Mother hopes others can learn from her grief in pushing for road safety changes
MONTREAL -- A Quebec mother is sharing her late son's story as part of an effort to make the province's streets safer.
Jules Boutin was killed last year in front of his Sainte-Agathe-des-Monts school. The 13-year-old was struck and hit by a school bus while trying to cross the street at a crosswalk. The police called the death an accident, but his parents believe his death was preventable.
“He was a strong student at school, doing well, he had a lot of friends,” said his mother, Catherine Ricard. “It was very easy to love Jules.”
Since his death, Ricard has become a pedestrian safety advocate, working with Pietons Quebec. The group's spokesperson, Veronique Fournier, said tragedies like Boutin's occur too often in the province.
“In the last 10 years, road safety records have been better for drivers and other road users but not for pedestrians,” she said.
According to Pietons Quebec data, pedestrian deaths are on the rise, with more than 200 people being struck and killed by vehicles within the province over the last three years. Their data shows a pedestrian is seriously injured by a vehicle every two days, on average.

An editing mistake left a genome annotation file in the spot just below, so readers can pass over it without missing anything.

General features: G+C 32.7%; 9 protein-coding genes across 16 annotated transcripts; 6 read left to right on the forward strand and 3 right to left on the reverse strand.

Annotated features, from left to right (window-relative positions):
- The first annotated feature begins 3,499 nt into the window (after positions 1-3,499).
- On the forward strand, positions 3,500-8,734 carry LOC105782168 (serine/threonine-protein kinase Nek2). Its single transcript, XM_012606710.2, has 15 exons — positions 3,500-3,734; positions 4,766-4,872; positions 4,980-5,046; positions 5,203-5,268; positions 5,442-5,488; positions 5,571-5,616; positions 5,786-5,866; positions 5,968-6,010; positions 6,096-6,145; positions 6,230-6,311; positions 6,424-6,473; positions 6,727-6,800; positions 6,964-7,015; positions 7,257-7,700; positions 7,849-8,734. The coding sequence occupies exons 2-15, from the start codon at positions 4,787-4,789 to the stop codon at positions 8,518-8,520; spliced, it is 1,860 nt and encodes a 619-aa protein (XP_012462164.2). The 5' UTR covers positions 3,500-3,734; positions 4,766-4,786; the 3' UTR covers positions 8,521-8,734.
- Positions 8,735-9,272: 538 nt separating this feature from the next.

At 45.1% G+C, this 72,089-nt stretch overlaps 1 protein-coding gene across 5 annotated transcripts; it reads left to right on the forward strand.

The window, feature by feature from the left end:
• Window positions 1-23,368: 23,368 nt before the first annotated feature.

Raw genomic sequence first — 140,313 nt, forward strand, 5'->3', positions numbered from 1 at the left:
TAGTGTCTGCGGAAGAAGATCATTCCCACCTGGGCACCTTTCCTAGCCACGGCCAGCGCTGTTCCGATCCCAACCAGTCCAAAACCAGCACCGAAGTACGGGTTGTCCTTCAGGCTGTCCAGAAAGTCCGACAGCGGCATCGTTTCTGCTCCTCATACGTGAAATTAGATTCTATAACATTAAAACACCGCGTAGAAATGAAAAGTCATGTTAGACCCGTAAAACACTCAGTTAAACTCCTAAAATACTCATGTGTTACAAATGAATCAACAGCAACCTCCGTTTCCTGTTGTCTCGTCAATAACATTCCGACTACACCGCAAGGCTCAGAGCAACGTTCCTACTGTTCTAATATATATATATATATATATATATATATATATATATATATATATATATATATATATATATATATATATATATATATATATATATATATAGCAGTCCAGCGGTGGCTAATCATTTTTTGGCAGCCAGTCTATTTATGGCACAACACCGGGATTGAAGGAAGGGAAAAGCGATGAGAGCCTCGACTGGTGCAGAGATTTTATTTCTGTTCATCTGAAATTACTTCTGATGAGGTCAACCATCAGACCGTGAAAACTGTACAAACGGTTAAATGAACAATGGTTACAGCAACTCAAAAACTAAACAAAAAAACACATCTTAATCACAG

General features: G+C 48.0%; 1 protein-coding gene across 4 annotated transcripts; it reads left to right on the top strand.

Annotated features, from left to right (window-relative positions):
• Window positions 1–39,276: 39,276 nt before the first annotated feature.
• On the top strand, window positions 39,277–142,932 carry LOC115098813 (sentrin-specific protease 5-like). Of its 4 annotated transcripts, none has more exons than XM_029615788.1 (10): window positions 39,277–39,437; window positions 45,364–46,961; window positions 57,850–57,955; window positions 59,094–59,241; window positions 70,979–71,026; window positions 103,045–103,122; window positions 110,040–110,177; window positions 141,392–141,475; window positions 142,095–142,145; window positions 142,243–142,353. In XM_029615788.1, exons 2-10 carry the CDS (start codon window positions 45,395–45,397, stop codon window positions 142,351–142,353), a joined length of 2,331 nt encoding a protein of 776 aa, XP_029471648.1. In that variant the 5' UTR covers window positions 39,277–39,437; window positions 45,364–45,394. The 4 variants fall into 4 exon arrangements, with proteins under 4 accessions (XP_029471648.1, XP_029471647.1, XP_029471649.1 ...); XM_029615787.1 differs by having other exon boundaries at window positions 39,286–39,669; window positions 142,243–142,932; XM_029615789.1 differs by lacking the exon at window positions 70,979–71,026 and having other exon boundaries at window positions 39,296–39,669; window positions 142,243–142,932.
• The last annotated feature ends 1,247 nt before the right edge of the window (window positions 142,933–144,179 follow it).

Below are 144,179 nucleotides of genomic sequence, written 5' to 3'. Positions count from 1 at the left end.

The group is launching a new awareness campaign, dubbed 'All pedestrians,' which tries to drive home the theme that pedestrians don't have armour when on the roads.
Fournier said they believe simple changes, such as giving pedestrians more time to cross at traffic lights, could save lives.
“Elders walk at a slower pace, young children as well, so they need to have the correct time cross intersections,” she said.
Ricard said drivers must also slow down and pay attention so tragedies such those faced by her family can be avoided.
“You have a dangerous object between your hands and you are the one who uses this object, so you have a responsibility,” she said.